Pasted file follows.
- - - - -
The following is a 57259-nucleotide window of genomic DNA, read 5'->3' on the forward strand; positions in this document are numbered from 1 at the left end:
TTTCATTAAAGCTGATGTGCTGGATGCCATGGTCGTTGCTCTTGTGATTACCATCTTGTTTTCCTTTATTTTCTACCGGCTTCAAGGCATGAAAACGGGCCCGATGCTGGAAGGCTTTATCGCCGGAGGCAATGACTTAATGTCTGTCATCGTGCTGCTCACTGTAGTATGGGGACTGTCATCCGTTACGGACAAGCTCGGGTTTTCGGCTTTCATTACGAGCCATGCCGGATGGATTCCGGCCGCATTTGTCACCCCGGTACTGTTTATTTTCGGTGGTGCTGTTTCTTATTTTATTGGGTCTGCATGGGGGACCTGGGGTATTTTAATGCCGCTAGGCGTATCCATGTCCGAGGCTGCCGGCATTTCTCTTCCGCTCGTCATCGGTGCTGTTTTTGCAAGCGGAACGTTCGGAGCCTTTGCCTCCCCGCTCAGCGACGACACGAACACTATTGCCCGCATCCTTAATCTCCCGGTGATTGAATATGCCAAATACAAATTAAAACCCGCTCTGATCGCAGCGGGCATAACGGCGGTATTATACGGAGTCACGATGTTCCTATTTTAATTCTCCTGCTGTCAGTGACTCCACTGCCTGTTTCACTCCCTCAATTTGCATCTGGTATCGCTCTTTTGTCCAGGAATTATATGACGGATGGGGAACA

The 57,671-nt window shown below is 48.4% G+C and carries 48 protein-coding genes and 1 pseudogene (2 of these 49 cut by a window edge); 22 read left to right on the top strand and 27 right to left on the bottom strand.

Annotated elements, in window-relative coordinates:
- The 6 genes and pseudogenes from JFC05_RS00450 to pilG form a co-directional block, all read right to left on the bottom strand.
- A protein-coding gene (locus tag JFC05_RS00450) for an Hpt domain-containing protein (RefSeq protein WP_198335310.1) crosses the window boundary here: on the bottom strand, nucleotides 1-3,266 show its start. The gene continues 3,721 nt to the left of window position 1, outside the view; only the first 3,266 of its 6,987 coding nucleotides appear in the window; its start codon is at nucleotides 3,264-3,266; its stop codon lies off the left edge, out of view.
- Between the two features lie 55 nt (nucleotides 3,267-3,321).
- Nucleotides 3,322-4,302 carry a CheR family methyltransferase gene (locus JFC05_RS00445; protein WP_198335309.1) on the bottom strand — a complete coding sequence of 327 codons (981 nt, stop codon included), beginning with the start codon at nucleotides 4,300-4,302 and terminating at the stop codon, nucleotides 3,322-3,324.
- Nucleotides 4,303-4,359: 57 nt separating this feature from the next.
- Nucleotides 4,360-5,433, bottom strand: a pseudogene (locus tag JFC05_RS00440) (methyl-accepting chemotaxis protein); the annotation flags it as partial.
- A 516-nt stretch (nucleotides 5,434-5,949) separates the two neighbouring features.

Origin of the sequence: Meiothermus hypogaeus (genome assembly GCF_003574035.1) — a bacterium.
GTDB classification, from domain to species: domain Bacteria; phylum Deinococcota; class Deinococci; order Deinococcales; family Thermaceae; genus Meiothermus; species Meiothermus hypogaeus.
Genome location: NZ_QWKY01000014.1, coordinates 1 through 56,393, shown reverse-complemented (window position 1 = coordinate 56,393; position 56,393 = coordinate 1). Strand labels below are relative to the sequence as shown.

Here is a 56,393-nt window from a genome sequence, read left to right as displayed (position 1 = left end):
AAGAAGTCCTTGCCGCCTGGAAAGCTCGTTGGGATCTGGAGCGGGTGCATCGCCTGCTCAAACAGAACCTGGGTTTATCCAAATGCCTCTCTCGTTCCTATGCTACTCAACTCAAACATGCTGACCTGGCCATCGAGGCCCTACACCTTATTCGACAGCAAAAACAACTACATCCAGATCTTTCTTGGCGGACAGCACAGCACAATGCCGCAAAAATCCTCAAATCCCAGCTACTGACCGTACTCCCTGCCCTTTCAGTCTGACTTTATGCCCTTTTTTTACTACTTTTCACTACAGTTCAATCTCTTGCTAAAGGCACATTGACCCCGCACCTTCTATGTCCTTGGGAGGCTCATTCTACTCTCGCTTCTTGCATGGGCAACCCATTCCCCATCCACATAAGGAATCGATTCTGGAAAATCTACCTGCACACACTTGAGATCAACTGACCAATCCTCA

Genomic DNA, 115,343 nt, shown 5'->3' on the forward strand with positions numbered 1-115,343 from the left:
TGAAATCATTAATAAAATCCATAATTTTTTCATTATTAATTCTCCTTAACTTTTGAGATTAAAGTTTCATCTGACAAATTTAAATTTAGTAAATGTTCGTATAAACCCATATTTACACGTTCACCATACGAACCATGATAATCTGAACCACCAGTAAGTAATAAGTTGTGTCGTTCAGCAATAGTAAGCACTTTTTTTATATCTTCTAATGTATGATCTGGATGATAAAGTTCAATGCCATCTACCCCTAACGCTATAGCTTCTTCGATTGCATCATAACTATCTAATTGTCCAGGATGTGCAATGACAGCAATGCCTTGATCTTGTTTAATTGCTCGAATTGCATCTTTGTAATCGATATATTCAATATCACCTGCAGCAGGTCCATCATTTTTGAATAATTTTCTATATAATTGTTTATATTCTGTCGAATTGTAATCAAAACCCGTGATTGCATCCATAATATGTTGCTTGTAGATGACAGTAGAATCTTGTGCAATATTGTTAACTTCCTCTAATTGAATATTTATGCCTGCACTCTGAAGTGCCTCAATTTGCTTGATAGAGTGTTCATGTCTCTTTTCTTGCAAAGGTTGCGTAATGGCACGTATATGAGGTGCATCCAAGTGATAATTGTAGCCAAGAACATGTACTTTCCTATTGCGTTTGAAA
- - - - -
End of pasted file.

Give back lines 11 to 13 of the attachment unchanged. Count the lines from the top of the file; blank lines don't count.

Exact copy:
- A 516-nt stretch (nucleotides 5,434-5,949) separates the two neighbouring features.

Origin of the sequence: Meiothermus hypogaeus (genome assembly GCF_003574035.1) — a bacterium.
GTDB classification, from domain to species: domain Bacteria; phylum Deinococcota; class Deinococci; order Deinococcales; family Thermaceae; genus Meiothermus; species Meiothermus hypogaeus.